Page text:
Female pattern hair loss

FPHL is the least understood form of hair loss, with no known cause and the least number of treatment options. Finasteride has no effect on FPHL, and minoxidil can work if begun early, changes in dosage have no appreciable impact on effectiveness. As such, the only medically approved treatment for FPHL is 2% minoxidil.

Up next time: what all this means for resolving hair problems…

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Hair Growth Series Pt 1

Ainsley Highland

In last week's blog post, we mentioned that ginseng may be able to prevent hair loss and promote hair growth. Since there are many, many myths out there about hair growth, and even more ineffective products to go with them, we thought it would be a good idea to follow up on the mention with a deep dive into facts how hair grows, why it falls out, and what is actually possible in the hunt for longer, thicker hair.

Several single spaced pages into the project, we decided there was far more really important information to be said on the topic than could fit comfortably into one blog post. So, we’re breaking it down into a semi-regular ongoing series where we’ll tackle a different aspect in each installment. So without further ado, the basics:

Get your science hat, we’re exploring the hair growth cycle.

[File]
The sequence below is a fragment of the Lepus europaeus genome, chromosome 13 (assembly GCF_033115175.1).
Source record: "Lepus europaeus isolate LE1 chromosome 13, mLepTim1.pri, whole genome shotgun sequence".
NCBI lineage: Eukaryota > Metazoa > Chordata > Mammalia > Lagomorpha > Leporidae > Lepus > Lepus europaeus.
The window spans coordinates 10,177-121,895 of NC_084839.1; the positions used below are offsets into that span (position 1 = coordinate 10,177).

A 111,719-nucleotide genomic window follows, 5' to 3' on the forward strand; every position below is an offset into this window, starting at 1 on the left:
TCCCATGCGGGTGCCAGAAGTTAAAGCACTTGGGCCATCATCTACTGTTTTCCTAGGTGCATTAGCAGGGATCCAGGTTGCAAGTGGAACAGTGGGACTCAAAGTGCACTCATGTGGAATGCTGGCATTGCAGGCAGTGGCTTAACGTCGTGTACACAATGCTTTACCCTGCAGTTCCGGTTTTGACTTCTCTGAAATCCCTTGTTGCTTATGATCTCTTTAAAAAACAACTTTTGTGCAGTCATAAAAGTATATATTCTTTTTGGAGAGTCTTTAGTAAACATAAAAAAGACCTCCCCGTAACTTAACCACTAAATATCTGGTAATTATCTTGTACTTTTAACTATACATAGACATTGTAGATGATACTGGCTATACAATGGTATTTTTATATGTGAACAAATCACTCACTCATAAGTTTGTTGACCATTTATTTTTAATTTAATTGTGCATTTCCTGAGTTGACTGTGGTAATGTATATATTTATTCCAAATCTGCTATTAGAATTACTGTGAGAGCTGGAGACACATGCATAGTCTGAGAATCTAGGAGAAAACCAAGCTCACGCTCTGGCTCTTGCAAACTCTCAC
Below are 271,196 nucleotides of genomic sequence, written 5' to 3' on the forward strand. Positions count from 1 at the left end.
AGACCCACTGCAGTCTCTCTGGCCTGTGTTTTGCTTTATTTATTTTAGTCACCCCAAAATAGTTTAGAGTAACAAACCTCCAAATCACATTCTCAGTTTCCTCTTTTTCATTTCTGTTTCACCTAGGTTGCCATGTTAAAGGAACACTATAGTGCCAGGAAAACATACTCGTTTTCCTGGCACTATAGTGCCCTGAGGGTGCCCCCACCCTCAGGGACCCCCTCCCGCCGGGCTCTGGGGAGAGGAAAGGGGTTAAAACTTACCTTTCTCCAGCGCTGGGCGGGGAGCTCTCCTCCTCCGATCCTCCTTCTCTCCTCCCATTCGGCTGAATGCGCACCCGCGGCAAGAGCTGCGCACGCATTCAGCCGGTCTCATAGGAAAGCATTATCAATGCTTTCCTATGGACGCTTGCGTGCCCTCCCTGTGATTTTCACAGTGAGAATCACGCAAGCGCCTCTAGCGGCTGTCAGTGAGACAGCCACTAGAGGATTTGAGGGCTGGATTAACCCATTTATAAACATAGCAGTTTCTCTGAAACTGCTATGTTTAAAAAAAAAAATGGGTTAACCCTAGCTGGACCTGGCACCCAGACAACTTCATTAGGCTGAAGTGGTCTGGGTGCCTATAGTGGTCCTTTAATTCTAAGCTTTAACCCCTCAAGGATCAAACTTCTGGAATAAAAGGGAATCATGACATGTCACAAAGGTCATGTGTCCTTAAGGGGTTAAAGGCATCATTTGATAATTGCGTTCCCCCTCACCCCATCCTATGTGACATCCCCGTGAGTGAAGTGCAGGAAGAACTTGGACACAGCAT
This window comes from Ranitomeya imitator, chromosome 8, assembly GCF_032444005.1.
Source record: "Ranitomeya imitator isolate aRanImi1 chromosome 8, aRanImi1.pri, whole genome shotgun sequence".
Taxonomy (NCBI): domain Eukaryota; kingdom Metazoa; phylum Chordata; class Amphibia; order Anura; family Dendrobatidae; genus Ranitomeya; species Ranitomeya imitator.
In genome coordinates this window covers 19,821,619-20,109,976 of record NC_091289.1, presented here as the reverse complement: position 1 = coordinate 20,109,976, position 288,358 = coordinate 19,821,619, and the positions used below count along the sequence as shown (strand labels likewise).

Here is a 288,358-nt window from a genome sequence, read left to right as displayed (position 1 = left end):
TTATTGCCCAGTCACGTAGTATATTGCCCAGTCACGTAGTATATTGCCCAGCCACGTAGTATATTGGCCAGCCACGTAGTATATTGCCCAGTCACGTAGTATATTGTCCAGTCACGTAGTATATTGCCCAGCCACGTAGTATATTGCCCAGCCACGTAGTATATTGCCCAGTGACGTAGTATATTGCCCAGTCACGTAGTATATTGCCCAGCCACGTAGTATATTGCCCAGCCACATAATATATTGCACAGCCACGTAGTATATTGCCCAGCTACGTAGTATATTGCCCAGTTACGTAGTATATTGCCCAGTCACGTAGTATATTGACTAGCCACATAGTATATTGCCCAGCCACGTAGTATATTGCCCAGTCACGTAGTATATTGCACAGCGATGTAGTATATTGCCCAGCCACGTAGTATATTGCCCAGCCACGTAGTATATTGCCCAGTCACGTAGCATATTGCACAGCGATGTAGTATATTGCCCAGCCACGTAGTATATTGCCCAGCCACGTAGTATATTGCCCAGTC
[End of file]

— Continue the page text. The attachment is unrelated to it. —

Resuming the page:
In order to understand problems with hair growth/loss, it is important to understand what is happening when hair grows. This is doubly true because hair growth is complicated. For one thing, it really does occur in a cycle, consisting of three stages:

Anagen phase, when growth occurs
Healthy hair remains in the anagen phase 3-5 years on average, and at any given time 85%-90% of the hairs on a healthy human’s head are in the anagen phase. In this phase, hair grows at 1cm - or ~0.5in - per month. The length of the anagen phase is primarily controlled by genetics, but can be shortened by chemicals, disease or stress.

Catagen phase, when hair rests
When hair has ‘finished’ growing, the hair follicle needs to rest, renew, and prepare for the stress of growing the next hair. This resting period lasts approximately 2 weeks. During this time, the hair is detached from the papilla - the structure that actually grows the hair - which cuts it off from any additional nutrients that would be necessary for further growth.

Telogen phase, when all the shedding happens